California researchers say there’s a better way to detect wine ‘smoke taint’ from wildfires

New research claims to give wine grape growers, wineries and insurance companies a better way to figure out whether wildfire smoke has damaged the crop on the vine, a concern that led to much fruit in Napa and Sonoma counties to go unpicked in 2020.

But a key West Coast scientist in this field, while noting the advancements in the process of detecting “smoke taint” in the study, urges caution with promoting it as the best solution, given current lab capacity and crop insurance policies.

Determination of smoke damage is critical because it can factor into payment of crop insurance claims.

A team of California Central Coast scientists and laboratory analysts with North Coast agricultural advisers studied 218 wine and fruit samples for eight major grape varieties from 21 appellations in California and Oregon, including the North Coast, from the 2017 through 2021 vintages.

Researchers at SC Laboratories analyzed the samples looking for signs of six chemical markers most associated with “ashy,” “bitter” and “smoky” odors and flavors colloquially called “smoke taint.”

They advocate for direct measurement of those biomarkers, rather than the indirect measurement common now. They say it’s a faster way to know how much of a problem, if at all, they will become as the wine is produced and before it reaches the bottle.

The research also puts forward baseline — pre-wildfire — levels for these compounds across grape varieties by analyzing samples deemed affected and not affected by smoke.

The study was published March 3 in the Journal of Natural Products, an open-access publication of the American Chemical Society and the American Society of Pharmacognsy.

Led by UC Santa Cruz oceanic biochemist and small-scale vintner Phil Crews, the research focused on one of the biggest problems with detection of current and future problems from these smoke compounds in grapes and wine. The issue came to the forefront after a string of Northern California wildfires starting in 2015.

Burning vegetation produces over 500 such volatile phenols. Nearly three dozen are associated with smoky odor and flavor, but a number of those also are connected with desired character given to wine via toasted barrels, the researchers wrote.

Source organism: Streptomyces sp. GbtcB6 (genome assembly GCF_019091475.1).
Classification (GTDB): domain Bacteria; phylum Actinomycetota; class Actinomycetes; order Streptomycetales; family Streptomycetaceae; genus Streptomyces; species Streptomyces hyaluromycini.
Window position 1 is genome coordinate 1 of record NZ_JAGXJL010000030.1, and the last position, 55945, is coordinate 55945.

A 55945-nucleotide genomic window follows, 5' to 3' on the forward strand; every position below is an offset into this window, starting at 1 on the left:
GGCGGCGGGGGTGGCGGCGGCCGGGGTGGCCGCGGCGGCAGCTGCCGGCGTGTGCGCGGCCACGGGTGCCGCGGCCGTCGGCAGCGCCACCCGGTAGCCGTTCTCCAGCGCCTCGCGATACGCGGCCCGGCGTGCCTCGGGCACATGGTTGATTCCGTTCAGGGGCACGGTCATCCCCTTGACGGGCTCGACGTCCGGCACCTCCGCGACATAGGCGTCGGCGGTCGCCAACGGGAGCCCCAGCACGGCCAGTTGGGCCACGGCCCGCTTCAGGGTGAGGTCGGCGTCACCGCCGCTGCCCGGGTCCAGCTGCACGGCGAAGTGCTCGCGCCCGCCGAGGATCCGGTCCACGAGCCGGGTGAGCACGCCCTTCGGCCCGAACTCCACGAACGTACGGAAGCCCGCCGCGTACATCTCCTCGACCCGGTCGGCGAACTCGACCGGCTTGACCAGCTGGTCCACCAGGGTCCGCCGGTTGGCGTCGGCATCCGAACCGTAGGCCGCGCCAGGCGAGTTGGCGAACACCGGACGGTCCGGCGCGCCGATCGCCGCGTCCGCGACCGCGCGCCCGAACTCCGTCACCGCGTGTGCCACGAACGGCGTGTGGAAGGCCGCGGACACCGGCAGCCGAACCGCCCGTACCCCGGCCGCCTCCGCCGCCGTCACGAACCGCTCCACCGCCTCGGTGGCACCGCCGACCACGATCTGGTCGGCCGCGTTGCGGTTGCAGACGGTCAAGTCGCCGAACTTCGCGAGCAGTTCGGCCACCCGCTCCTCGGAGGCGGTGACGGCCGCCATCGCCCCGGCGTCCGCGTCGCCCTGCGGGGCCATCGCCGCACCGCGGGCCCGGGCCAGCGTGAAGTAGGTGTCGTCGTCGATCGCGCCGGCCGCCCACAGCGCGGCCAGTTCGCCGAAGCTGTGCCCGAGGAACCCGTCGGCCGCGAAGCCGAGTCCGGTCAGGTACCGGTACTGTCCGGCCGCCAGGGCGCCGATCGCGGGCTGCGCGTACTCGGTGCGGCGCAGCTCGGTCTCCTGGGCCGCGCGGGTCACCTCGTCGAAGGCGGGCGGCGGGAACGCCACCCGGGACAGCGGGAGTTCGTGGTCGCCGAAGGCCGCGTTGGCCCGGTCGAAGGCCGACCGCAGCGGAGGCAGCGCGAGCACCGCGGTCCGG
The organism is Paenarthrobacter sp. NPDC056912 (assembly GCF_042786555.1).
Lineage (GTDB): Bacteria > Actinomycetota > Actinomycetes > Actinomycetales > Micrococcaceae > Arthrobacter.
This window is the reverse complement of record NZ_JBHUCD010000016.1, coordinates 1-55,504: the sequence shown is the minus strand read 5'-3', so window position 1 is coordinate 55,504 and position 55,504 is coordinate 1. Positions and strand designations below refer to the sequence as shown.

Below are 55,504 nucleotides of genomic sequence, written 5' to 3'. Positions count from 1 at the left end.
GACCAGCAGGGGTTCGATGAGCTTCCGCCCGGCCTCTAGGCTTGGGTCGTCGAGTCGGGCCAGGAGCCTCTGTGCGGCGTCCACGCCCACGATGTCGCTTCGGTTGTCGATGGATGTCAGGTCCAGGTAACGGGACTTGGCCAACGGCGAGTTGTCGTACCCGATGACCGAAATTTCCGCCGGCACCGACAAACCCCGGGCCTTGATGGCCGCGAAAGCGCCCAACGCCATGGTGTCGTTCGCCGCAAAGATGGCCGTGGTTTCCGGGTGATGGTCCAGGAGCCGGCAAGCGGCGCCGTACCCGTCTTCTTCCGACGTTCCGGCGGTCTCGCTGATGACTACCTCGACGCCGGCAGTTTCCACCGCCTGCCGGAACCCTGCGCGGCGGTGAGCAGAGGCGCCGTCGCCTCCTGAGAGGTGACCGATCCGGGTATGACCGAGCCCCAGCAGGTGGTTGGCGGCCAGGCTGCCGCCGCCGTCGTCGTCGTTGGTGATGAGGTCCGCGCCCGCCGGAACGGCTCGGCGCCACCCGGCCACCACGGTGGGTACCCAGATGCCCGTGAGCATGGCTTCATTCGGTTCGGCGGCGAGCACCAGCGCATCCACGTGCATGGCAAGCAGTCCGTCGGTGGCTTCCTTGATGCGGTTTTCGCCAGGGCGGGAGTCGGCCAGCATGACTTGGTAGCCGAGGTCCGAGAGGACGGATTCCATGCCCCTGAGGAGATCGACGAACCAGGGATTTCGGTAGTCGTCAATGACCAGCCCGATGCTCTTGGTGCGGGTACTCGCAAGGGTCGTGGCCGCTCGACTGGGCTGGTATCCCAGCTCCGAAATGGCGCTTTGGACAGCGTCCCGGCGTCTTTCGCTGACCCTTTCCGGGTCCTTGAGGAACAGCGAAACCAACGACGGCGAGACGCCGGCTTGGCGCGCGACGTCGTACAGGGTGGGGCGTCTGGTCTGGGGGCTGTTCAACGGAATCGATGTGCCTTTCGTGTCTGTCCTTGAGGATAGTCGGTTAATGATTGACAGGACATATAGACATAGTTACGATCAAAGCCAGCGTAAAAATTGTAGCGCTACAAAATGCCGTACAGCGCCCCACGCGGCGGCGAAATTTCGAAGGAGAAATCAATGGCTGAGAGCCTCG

The groups’ paper noted how easily and quickly volatile phenols pass through the grape skin to become chemically “bound” to sugars in the berry. At that point, they become odorless. Only during fermentation or contact with enzymes in a taster’s mouth are the volatile phenols released, called “free” compounds.

“Supertasters,” or people with a greater density of taste buds, can detect more of these free volatile phenols, and up to one-quarter of people are physiologically incapable of detecting them, the report said.

“Most labs do indirect measurements of the molecules,” Crews told the North Bay Business Journal. “We did direct measurement of the compounds.”

Crews admits the direct measurement of the bound compounds runs counter to what’s advocated by West Coast smoke-taint researchers such as Anita Oberholster of UC Davis. For the past few years, she has been recommending that growers and wineries conduct “bucket ferments,” also called microfermentations, of suspect grapes to give labs a sample of what the level of free volatile phenols the grapes contain.

“He's very much focused on, ‘This is the only kind of analysis you would do,” Oberholster said. “And I'm always careful saying that kind of thing, basically because I'm thinking of all the other aspects.”

Jeff Quackenbush covers wine, construction and real estate. Reach him at or 707-521-4256.

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